2011-01-26 / Front Page

Home Depot Turns Screws On ‘Friendliest’ Cashier

An 80-year-old former Home Depot supervisor is suing the home improvement giant for age discrimination, after she was fired for ringing up four 6-cent screws to get cash back on her debit card to avoid ATM fees. Or so they say, according to Ellen Strickland.

Strickland, a 19-year employee, was fired from the Ozone Park Home Depot store in September after she rang up the screws but didn’t take them, according to court papers filed in Queens Civil Court.

Strickland said she didn’t usually carry cash, so she would buy a pack of gum for $1 plus tax at her register to get $40 cash back, to avoid ATM fees. 

Another worker saw the transaction and told her there was another, cheaper way to get the cash, Strickland said. “The other cashiers were purchasing a screw for 6-cents and then getting the cash back,” she said.

Strickland, who worked as a bookkeeping assistant for 15-years before she moved to a register, held the store’s perfect attendance record, held a stellar “wait to checkout” time and was named the “friendliest cashier” last year.

After she purchased screws four times on her own register to get cash back, she was called in on September 1 for a meeting with the store’s loss-prevention manager, Strickland said. 

“They told me it was a company infraction and inventory was screwing up,” she declared.

The next day, following “a full investigation”, Strickland was fired. “They told me there was no way I would be rehired,” Strickland said. 

“For 17 years, I’ve handled millions of dollars for the entire region in Queens and they fired me for 4-cents,” she said. “There was not one penny missing.”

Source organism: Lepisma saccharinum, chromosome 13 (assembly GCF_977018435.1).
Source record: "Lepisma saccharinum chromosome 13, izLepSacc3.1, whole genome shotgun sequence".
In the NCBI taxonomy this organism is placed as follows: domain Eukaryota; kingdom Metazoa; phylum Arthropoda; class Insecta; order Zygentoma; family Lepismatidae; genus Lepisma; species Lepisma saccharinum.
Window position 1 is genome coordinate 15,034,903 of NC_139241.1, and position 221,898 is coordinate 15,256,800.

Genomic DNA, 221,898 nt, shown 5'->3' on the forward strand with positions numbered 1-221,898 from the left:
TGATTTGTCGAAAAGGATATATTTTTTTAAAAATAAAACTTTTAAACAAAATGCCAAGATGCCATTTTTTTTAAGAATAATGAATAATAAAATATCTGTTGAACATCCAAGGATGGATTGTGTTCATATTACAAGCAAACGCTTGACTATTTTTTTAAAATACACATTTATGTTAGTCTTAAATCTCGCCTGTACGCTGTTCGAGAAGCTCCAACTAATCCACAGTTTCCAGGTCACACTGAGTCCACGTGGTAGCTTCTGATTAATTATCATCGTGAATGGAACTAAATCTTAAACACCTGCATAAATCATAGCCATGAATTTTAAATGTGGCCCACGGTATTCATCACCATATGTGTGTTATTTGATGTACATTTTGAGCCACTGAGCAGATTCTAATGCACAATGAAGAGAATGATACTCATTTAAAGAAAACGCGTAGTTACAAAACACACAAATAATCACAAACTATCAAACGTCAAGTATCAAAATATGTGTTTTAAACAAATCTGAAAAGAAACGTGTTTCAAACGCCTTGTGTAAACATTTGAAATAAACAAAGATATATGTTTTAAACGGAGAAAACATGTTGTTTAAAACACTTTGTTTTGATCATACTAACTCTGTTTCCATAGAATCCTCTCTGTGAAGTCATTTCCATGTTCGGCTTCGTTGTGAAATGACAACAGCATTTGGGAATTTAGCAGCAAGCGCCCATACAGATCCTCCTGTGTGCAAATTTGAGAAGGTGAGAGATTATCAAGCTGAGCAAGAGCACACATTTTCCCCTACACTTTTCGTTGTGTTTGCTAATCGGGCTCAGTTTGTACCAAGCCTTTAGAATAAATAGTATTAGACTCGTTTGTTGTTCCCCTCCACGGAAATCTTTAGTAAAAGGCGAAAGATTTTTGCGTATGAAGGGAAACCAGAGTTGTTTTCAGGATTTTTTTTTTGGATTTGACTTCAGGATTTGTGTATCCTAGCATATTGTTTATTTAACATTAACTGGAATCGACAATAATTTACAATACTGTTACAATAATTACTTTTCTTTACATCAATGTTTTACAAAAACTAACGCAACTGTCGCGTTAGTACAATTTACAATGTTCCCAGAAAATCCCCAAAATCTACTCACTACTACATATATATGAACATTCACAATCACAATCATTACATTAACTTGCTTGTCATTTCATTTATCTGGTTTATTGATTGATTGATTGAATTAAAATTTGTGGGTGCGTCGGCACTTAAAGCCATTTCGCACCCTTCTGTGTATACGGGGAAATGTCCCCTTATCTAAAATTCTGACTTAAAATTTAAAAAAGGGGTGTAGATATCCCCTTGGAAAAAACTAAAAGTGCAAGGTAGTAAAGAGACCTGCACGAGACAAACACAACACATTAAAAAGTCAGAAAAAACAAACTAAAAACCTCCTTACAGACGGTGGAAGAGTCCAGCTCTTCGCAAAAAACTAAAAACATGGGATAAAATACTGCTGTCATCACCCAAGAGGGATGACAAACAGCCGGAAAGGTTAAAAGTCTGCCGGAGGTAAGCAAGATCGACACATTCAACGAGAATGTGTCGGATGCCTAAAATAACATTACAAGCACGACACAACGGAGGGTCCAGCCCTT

Strickland’s “actions resulted in manipulation of inventory”, Home Depot said, according to court documents filed in the case.

Strickland’s attorney, Ester Tannenbaum, said her client’s firing is a blatant case of age discrimination and that she was canned despite “a flawless record”.

Strickland performed an action that was common practice among store employees, the lawsuit states. 

“Plaintiff was the only employee terminated for this action, while younger employees were not,” her attorney states.

Strickland was rated a “top performer” and “valued associate” in her last evaluation  three days before she was fired. 

Strickland said the store became a second home for her after her husband passed away five years ago.

“I enjoyed getting up and going to work every day”, she said. “I looked forward to seeing the kids, and the job helped fill a void,” she declared.

Officials at the Home Depot store in Ozone Park did not return calls for comment.

–Liz Goff

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